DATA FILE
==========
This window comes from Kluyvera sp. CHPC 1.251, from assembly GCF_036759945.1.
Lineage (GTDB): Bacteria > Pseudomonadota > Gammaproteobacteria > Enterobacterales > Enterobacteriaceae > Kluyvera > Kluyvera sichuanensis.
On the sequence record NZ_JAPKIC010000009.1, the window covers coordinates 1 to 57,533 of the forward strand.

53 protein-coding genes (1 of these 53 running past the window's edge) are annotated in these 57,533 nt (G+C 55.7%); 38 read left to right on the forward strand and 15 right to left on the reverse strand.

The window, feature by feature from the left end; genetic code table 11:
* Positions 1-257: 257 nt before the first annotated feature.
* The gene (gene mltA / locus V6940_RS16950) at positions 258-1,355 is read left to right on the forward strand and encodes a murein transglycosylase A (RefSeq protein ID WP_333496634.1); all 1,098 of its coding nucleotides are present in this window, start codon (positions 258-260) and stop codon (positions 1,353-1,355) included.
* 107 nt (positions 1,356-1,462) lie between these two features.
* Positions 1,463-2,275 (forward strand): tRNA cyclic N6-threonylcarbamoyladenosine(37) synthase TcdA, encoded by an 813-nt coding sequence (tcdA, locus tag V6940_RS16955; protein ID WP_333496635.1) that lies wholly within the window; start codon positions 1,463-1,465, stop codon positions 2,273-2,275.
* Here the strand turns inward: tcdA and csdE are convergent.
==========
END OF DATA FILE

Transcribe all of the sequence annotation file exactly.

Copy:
This window comes from Kluyvera sp. CHPC 1.251, from assembly GCF_036759945.1.
Lineage (GTDB): Bacteria > Pseudomonadota > Gammaproteobacteria > Enterobacterales > Enterobacteriaceae > Kluyvera > Kluyvera sichuanensis.
On the sequence record NZ_JAPKIC010000009.1, the window covers coordinates 1 to 57,533 of the forward strand.

53 protein-coding genes (1 of these 53 running past the window's edge) are annotated in these 57,533 nt (G+C 55.7%); 38 read left to right on the forward strand and 15 right to left on the reverse strand.

The window, feature by feature from the left end; genetic code table 11:
* Positions 1-257: 257 nt before the first annotated feature.
* The gene (gene mltA / locus V6940_RS16950) at positions 258-1,355 is read left to right on the forward strand and encodes a murein transglycosylase A (RefSeq protein ID WP_333496634.1); all 1,098 of its coding nucleotides are present in this window, start codon (positions 258-260) and stop codon (positions 1,353-1,355) included.
* 107 nt (positions 1,356-1,462) lie between these two features.
* Positions 1,463-2,275 (forward strand): tRNA cyclic N6-threonylcarbamoyladenosine(37) synthase TcdA, encoded by an 813-nt coding sequence (tcdA, locus tag V6940_RS16955; protein ID WP_333496635.1) that lies wholly within the window; start codon positions 1,463-1,465, stop codon positions 2,273-2,275.
* Here the strand turns inward: tcdA and csdE are convergent.